At a recently held Vision Summit, the keynote speaker referred to how Indians find frugal ways of innovation to solve issues. He gave an example of how his apple iphone died on him suddenly on the day he had to travel overseas and how the authorised apple store wanted a week to resolve the issue. However, much to his surprise and joy, the owner of a small non-descript store in Koramangala, Bangalore fixed it in a few minutes. The store owner was not a qualified or trained engineer. He was a shrewd businessman with a nose for opportunities. He had ripped apart the iphone and reverse engineered the whole device and stocked every single part with the hope of repairing and replacing if someone needed it. Needless to say the cost of the part was minimal but he had charged several 1000 x times, considering what it meant for the customer. No great technology or innovation. Just innovative business idea executed brilliantly.
Many of you must have heard of the ‘Hole in the wall computer’ started by Dr. Sugata Mitra in Delhi for the benefit of slum children way back in 1999. Yet again a simple, brilliant idea to impart community-level low-cost computer education to the underprivileged children.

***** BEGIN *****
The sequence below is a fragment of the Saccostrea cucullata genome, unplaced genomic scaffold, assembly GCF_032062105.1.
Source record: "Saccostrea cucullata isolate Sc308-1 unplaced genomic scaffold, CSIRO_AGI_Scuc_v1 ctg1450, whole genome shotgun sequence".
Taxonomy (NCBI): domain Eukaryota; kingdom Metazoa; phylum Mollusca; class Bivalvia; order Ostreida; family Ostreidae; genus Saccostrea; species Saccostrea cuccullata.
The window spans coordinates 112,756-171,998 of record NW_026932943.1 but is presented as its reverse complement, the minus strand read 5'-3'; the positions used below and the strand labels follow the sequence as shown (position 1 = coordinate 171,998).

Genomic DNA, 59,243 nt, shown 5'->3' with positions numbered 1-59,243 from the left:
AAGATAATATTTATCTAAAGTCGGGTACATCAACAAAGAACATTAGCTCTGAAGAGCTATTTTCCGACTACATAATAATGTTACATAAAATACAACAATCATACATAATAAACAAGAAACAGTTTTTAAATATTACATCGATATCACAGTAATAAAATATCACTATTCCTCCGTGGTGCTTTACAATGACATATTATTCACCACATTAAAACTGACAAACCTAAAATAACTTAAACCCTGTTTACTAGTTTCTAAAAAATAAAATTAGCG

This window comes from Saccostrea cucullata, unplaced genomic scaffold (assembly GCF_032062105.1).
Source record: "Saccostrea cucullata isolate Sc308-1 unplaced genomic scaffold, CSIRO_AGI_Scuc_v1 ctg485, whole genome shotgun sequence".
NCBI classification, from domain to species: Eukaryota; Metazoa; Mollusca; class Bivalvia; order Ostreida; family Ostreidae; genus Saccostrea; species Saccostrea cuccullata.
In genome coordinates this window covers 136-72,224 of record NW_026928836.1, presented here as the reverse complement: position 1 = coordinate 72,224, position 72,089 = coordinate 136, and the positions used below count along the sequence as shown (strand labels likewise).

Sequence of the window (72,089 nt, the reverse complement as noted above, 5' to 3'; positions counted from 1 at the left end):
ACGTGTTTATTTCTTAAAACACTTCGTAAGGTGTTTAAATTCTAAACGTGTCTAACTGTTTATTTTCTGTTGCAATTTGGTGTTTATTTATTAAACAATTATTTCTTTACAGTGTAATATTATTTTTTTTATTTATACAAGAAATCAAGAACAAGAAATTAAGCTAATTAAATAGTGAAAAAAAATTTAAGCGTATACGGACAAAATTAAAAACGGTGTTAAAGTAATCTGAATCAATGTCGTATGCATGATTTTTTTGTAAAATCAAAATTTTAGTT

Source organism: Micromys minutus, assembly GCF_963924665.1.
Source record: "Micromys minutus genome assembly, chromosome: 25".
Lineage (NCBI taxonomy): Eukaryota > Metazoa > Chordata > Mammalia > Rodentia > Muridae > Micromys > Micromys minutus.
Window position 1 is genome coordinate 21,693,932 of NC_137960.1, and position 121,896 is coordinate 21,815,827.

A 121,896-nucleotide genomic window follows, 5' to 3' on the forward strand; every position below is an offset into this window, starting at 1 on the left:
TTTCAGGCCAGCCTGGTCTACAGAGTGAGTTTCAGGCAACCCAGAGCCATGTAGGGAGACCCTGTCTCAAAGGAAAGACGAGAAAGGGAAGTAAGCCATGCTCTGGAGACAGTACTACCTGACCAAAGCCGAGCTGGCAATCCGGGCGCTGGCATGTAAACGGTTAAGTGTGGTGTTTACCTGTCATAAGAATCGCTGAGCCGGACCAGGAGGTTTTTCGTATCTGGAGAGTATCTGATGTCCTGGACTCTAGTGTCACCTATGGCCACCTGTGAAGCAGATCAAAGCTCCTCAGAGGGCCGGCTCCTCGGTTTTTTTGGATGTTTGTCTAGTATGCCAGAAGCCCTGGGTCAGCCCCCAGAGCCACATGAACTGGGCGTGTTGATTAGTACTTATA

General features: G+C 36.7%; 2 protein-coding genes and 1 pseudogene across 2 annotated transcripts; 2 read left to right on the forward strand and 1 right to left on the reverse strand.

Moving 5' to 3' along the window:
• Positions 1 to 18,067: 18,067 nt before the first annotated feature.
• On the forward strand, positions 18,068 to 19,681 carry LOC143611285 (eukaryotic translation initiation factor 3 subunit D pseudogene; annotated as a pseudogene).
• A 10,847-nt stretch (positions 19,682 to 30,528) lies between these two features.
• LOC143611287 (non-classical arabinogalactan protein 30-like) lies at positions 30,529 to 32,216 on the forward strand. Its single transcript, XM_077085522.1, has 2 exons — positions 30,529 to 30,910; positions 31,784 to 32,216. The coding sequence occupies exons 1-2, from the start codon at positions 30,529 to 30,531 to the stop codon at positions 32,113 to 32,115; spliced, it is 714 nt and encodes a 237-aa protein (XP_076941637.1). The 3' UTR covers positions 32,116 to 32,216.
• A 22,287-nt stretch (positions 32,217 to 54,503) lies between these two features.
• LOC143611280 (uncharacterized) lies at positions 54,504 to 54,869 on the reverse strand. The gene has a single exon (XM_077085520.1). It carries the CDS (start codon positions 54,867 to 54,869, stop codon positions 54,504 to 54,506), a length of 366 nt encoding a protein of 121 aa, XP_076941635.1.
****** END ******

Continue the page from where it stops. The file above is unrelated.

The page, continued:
I have a personal experience to share. At a hospital in one of the congested areas, the reception and billing area is so small that there is no waiting area nor pharmacy on the same floor. No place for steps that people can use comfortably. When the billing person wants to order some medicines, she drops the prescription in a steel box and tugs at the rope tied to it. It is then pulled up to the first floor by the person at the other end through a hole in the ceiling. He fills the box with medicines and drops it through the hole again. Easy and innovative transmission – no technology, no nothing.
All these are ‘the Indian Jugaad’ or ‘frugal innovation’. Am sure each of you will have many examples like these to share. The 104 satellites launched by ISRO in one go must surely have been fuelled by such innovative ideas to keep the weight and cost low but effective. In this 4th wave Intelligence Age (as a speaker recently put it – Industrial Age, Modern Age, Information Age & Intelligence Age), what one needs is ‘Virgin Thinking’ according to me. Can you help………others and yourself ? Yes, by being a non-conformist and open to ideas, open to unlearn and relearn new things. Surprisingly a staid profession such as ours – compliance and governance is demanding this Virgin Thinking too, if we were to add value to businesses.